# Question Video: Finding the Expected Value of a Discrete Random Variable Mathematics • 10th Grade

Let π denote a discrete random variable which can take the values 4, 5, 8, and 10. Given that π(π = 4) = 4/27, π(π = 5) = 5/27, and π(π = 8) = 8/27, find the expected value of π. Give your answer to two decimal places.

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### Video Transcript

Let π denote a discrete random variable which can take the values four, five, eight, and 10. Given that the probability that π is equal to four is four twenty-sevenths, the probability that π is equal to five is five twenty-sevenths, and the probability that π is equal to eight is eight twenty-sevenths, find the expected value of π. Give your answer to two decimal places.

It can be helpful to take the information given and present it in table form. Itβs not necessary though it does make it easier to work with. Weβre given that the random variable π can take the values four, five, eight, and 10 and that the probability π is equal to four is four twenty-sevenths, the probability that π is equal to five is five twenty-sevenths, and the probability that π is equal to eight is eight twenty-sevenths. We arenβt actually told the probability that π is equal to 10. Though, we can work this out.

Remember the sum of all probabilities for our discrete random variable is one. We can find the probability that π is equal to 10 by subtracting the sum of the other probabilities from one whole. Itβs one minus four twenty-sevenths add five twenty-sevenths add eight twenty-sevenths, which is one minus seventeen twenty-sevenths.

Remember one whole is equivalent to twenty-seven twenty-sevenths. So we can subtract seventeen twenty-sevenths from this number to find the probability that π is equal to 10. The probability that π is equal to 10 then is ten twenty-sevenths.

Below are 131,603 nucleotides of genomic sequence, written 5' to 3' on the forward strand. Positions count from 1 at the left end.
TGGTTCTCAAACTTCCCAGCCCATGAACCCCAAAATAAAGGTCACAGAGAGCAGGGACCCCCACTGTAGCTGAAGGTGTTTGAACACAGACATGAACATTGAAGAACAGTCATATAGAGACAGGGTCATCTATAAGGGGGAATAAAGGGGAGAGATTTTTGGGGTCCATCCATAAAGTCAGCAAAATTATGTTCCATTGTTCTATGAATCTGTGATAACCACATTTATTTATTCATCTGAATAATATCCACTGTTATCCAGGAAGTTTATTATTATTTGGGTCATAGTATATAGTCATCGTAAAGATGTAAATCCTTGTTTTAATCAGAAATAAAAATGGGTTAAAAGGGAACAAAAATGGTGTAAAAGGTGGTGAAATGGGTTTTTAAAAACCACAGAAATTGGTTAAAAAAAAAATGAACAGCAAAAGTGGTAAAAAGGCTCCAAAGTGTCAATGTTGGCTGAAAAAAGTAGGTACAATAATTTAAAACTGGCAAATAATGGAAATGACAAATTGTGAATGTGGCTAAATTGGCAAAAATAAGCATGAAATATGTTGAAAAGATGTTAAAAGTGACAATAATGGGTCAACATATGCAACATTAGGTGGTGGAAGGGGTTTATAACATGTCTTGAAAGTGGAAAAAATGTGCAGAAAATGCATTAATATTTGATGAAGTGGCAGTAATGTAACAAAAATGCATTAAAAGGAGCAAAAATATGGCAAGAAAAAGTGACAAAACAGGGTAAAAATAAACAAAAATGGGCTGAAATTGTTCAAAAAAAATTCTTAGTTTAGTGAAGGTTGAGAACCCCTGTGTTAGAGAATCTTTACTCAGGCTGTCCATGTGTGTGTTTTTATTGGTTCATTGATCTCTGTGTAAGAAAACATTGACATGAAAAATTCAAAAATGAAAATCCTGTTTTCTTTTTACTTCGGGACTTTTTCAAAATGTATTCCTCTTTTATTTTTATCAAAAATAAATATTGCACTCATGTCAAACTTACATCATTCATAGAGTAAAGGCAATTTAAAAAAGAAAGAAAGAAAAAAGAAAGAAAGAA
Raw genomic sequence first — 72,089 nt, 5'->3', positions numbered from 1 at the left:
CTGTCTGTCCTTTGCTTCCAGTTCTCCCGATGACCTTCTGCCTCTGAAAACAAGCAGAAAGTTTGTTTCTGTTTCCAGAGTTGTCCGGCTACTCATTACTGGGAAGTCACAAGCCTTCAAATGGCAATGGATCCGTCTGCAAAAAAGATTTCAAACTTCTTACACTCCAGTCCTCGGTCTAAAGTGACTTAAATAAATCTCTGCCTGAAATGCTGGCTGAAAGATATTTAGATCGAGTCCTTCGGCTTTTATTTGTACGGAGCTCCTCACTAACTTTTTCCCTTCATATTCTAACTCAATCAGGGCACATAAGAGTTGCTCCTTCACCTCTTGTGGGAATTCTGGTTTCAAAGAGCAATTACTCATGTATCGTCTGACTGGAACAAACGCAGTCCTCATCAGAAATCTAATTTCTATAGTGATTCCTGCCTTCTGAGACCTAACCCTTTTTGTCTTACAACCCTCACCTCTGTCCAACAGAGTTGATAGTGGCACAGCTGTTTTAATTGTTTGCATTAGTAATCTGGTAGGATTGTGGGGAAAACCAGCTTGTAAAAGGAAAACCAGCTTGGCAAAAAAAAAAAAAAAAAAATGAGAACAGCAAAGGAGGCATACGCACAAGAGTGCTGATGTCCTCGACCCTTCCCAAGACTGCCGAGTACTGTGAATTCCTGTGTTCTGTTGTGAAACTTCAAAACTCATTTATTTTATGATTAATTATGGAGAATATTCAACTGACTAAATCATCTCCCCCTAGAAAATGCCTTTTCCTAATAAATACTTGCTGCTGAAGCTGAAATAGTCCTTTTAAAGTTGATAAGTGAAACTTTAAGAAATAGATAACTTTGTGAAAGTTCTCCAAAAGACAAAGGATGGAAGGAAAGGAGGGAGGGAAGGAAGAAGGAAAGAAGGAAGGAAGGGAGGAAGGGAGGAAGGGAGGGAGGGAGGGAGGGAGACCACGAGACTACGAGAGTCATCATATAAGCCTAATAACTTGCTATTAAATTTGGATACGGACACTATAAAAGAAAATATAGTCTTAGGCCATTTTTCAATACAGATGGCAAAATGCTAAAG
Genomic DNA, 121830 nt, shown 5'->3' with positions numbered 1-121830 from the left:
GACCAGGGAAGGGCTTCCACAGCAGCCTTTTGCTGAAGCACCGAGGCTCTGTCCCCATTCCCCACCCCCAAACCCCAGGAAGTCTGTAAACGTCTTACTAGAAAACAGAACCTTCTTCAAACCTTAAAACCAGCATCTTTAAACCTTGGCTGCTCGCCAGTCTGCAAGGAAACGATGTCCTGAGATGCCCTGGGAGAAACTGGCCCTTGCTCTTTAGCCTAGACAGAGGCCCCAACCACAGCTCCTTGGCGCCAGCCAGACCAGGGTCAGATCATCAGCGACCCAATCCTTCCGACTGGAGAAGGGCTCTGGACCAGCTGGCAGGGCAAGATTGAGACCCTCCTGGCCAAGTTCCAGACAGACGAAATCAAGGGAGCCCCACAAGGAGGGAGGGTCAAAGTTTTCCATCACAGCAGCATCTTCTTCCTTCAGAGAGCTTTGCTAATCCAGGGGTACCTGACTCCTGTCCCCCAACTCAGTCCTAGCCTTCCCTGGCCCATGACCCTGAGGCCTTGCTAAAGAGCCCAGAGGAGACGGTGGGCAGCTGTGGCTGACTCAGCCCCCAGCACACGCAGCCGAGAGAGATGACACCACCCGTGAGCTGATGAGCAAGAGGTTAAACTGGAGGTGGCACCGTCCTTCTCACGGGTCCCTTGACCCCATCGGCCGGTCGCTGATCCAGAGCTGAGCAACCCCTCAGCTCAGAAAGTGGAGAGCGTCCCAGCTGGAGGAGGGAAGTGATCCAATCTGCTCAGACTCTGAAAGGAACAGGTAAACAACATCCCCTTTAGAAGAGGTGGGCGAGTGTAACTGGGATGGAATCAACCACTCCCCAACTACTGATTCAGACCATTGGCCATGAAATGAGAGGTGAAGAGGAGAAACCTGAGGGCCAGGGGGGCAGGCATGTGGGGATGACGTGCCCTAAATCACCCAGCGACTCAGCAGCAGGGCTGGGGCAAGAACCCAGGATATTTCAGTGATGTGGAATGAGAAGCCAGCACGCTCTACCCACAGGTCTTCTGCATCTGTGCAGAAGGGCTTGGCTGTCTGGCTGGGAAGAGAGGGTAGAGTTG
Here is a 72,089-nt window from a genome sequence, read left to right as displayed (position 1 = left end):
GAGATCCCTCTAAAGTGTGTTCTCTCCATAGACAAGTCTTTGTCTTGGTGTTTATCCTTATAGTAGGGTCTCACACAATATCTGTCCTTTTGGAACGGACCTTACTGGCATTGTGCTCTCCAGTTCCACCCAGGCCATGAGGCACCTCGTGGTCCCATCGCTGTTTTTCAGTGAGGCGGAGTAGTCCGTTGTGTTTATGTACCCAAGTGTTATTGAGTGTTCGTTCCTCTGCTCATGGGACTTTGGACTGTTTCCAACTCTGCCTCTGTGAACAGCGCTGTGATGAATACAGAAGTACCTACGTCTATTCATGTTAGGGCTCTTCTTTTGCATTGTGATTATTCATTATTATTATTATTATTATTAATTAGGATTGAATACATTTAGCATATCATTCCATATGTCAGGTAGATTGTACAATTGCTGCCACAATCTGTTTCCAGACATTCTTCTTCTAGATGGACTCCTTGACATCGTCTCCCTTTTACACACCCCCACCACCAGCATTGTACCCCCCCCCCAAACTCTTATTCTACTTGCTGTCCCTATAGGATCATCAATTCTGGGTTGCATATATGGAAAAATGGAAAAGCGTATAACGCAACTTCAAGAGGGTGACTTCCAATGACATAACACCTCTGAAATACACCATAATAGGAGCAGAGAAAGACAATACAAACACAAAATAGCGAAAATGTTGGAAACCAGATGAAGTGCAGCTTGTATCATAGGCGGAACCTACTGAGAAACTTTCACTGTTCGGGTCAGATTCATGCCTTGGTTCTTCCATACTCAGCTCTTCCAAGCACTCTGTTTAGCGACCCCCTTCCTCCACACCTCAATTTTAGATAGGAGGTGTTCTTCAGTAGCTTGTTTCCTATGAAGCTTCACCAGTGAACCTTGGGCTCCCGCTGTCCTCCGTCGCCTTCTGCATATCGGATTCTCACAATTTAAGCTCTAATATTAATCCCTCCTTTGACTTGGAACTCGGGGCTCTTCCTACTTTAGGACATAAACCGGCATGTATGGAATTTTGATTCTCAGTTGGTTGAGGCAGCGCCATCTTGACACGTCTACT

Now that we know all the probabilities, we can apply the formula for the expected value of π. The expected value of π is the sum of each of the possible outcomes multiplied by the probability of this outcome occurring.

Letβs substitute what we have into this formula. π₯ multiplied by the probability of π for the first column is four multiplied by four twenty-sevenths. For the second column, itβs five multiplied by five twenty-sevenths; for the third, eight multiplied by eight twenty-sevenths. And finally, for the fourth column, we have 10 multiplied by ten twenty-sevenths. Thatβs sixteen twenty-sevenths plus twenty-five twenty-sevenths plus sixty-four twenty-sevenths plus one hundred twenty-sevenths. Thatβs a total of two hundred and five twenty-sevenths.

So our expected value of π is two hundred and five twenty-sevenths, which is equal to 7.5925. Correct to two decimal places, the expected value of π is 7.59.

Now, we can look at our table to check whether this answer is likely to be correct. The possible values of π are four, five, eight, and 10. And 7.59 is a little over halfway between four and 10. So 7.59 is likely to be correct for the expected value of this probability distribution.